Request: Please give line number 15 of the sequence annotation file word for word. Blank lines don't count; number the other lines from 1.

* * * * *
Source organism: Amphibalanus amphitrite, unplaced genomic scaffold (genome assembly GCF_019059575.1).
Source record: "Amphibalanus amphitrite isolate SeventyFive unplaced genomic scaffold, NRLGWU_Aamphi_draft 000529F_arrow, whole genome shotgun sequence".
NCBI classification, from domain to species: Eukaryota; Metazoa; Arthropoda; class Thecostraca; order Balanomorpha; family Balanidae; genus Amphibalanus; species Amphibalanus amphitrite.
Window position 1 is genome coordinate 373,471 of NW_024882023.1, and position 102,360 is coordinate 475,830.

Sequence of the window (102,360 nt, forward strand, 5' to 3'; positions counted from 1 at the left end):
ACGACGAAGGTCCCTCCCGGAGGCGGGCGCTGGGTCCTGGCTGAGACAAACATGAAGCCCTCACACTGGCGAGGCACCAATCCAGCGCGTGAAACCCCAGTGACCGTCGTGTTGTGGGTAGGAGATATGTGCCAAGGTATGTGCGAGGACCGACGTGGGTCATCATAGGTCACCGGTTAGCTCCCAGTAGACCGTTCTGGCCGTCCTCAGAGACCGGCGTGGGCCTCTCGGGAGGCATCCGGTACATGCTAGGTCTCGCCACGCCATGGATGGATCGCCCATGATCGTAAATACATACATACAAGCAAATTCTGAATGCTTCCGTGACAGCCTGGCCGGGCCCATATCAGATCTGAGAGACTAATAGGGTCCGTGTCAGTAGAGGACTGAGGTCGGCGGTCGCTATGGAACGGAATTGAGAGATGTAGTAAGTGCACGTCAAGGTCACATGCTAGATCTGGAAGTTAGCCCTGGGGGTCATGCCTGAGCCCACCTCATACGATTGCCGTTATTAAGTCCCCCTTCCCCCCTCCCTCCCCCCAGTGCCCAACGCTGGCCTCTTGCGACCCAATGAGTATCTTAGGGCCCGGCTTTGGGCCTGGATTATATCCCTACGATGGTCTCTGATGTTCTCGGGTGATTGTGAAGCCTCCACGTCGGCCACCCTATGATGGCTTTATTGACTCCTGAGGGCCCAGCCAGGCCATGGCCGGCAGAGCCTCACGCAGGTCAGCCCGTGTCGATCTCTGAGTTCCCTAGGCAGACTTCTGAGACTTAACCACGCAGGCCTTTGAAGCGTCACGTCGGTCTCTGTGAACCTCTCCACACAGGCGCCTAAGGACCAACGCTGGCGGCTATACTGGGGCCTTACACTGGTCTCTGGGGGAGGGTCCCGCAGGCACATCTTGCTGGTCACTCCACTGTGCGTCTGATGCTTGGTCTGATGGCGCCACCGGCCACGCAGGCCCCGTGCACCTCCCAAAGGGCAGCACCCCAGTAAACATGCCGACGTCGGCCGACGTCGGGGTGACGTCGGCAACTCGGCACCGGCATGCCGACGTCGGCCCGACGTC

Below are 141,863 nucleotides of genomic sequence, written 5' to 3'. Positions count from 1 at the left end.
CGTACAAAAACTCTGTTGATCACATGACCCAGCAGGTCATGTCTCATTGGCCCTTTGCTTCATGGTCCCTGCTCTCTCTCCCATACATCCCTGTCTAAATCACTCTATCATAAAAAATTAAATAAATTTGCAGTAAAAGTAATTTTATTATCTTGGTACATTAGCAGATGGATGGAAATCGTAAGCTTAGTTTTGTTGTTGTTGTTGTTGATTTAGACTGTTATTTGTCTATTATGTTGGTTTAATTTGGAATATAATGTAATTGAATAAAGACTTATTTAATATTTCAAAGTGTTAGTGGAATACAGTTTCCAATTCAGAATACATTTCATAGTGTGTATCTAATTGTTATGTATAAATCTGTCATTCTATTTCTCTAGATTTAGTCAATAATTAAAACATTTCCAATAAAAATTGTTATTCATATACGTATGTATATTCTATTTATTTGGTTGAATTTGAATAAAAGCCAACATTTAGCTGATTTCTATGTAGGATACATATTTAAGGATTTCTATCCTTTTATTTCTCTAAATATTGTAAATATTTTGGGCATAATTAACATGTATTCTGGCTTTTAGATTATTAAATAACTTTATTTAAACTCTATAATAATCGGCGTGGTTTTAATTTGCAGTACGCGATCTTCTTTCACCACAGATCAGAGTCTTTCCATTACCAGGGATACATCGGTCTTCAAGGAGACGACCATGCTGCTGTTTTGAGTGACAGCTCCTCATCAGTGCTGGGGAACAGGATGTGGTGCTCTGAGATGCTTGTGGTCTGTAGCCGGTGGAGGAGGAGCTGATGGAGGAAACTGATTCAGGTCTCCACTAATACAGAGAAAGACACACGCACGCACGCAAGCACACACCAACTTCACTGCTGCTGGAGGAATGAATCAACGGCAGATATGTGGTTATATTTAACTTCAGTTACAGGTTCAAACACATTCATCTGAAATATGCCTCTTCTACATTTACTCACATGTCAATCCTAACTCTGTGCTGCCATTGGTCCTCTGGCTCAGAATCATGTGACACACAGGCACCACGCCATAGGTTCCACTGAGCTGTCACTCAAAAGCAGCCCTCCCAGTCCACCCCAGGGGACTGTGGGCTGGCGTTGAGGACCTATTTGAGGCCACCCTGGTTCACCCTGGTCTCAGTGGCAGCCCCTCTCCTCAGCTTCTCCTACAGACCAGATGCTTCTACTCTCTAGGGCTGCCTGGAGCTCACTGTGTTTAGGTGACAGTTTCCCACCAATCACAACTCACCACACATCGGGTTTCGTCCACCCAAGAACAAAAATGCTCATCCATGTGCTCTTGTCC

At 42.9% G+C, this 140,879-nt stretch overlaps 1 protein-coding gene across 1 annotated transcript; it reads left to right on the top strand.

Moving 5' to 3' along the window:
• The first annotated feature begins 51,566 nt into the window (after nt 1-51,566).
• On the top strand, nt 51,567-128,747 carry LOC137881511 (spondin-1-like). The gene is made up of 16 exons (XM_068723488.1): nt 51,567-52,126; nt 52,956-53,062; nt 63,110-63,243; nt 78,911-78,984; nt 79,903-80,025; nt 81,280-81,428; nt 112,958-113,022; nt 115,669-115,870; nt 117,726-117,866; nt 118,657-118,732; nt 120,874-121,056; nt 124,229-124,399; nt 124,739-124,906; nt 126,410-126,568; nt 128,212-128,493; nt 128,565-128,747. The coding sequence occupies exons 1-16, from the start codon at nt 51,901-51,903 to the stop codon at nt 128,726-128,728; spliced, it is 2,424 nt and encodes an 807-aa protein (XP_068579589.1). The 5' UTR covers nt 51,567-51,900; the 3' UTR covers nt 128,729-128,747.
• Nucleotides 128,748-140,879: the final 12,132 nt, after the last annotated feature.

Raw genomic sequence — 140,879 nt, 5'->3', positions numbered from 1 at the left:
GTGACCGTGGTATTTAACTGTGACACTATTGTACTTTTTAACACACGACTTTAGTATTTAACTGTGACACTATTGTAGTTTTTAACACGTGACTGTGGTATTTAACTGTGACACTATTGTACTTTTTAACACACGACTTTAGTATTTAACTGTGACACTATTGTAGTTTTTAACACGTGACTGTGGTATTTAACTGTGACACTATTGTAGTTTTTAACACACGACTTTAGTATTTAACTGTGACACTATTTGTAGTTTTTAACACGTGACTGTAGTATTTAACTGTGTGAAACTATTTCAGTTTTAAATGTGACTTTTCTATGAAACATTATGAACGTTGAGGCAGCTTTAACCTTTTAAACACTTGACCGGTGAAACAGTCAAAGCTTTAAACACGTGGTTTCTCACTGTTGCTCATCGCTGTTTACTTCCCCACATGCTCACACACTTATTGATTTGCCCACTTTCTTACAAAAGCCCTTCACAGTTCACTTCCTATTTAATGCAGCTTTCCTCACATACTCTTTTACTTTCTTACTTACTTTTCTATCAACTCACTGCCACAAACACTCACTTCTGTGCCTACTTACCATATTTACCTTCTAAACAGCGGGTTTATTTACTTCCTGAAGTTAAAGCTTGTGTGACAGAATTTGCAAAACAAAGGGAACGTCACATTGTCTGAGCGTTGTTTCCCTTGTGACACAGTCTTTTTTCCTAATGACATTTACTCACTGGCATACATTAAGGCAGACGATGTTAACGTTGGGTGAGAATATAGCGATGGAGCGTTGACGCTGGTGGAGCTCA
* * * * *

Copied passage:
GTGACCGTGGTATTTAACTGTGACACTATTGTACTTTTTAACACACGACTTTAGTATTTAACTGTGACACTATTGTAGTTTTTAACACGTGACTGTGGTATTTAACTGTGACACTATTGTACTTTTTAACACACGACTTTAGTATTTAACTGTGACACTATTGTAGTTTTTAACACGTGACTGTGGTATTTAACTGTGACACTATTGTAGTTTTTAACACACGACTTTAGTATTTAACTGTGACACTATTTGTAGTTTTTAACACGTGACTGTAGTATTTAACTGTGTGAAACTATTTCAGTTTTAAATGTGACTTTTCTATGAAACATTATGAACGTTGAGGCAGCTTTAACCTTTTAAACACTTGACCGGTGAAACAGTCAAAGCTTTAAACACGTGGTTTCTCACTGTTGCTCATCGCTGTTTACTTCCCCACATGCTCACACACTTATTGATTTGCCCACTTTCTTACAAAAGCCCTTCACAGTTCACTTCCTATTTAATGCAGCTTTCCTCACATACTCTTTTACTTTCTTACTTACTTTTCTATCAACTCACTGCCACAAACACTCACTTCTGTGCCTACTTACCATATTTACCTTCTAAACAGCGGGTTTATTTACTTCCTGAAGTTAAAGCTTGTGTGACAGAATTTGCAAAACAAAGGGAACGTCACATTGTCTGAGCGTTGTTTCCCTTGTGACACAGTCTTTTTTCCTAATGACATTTACTCACTGGCATACATTAAGGCAGACGATGTTAACGTTGGGTGAGAATATAGCGATGGAGCGTTGACGCTGGTGGAGCTCA